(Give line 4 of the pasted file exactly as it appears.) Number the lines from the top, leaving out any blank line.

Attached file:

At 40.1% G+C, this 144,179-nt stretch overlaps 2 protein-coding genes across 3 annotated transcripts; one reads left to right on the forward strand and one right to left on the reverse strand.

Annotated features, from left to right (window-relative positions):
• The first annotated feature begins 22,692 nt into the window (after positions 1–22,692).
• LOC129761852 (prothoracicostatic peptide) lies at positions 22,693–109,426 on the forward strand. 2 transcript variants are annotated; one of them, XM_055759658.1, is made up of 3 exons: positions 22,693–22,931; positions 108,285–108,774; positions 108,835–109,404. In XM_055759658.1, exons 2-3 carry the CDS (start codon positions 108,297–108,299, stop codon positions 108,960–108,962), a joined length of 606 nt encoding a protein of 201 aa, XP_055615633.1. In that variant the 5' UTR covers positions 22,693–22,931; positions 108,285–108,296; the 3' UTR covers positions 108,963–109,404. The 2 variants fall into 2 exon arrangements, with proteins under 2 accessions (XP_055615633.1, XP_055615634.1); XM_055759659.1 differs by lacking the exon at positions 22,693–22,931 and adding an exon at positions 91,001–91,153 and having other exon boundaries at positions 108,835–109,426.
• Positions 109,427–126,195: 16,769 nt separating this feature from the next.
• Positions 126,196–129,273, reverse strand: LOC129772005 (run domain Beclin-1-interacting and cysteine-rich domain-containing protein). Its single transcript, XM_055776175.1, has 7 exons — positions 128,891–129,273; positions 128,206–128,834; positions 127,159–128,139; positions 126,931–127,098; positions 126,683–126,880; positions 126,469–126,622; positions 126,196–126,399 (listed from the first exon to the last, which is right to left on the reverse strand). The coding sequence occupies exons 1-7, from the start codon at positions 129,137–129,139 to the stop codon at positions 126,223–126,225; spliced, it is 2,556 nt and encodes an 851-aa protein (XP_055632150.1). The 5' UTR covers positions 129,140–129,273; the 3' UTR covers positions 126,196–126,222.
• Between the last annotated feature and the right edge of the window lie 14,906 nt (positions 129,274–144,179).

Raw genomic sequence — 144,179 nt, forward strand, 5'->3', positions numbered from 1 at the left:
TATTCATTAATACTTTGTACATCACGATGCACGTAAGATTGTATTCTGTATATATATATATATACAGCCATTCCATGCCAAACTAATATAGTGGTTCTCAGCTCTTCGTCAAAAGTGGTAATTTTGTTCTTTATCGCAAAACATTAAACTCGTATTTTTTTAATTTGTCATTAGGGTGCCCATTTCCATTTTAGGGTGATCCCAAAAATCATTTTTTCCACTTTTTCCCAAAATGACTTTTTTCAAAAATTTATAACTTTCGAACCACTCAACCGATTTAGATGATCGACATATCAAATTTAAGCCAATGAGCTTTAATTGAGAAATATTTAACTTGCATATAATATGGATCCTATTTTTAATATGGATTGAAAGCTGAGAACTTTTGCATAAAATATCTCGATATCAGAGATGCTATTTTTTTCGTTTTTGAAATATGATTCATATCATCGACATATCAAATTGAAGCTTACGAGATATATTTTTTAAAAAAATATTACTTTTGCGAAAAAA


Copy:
• LOC129761852 (prothoracicostatic peptide) lies at positions 22,693–109,426 on the forward strand. 2 transcript variants are annotated; one of them, XM_055759658.1, is made up of 3 exons: positions 22,693–22,931; positions 108,285–108,774; positions 108,835–109,404. In XM_055759658.1, exons 2-3 carry the CDS (start codon positions 108,297–108,299, stop codon positions 108,960–108,962), a joined length of 606 nt encoding a protein of 201 aa, XP_055615633.1. In that variant the 5' UTR covers positions 22,693–22,931; positions 108,285–108,296; the 3' UTR covers positions 108,963–109,404. The 2 variants fall into 2 exon arrangements, with proteins under 2 accessions (XP_055615633.1, XP_055615634.1); XM_055759659.1 differs by lacking the exon at positions 22,693–22,931 and adding an exon at positions 91,001–91,153 and having other exon boundaries at positions 108,835–109,426.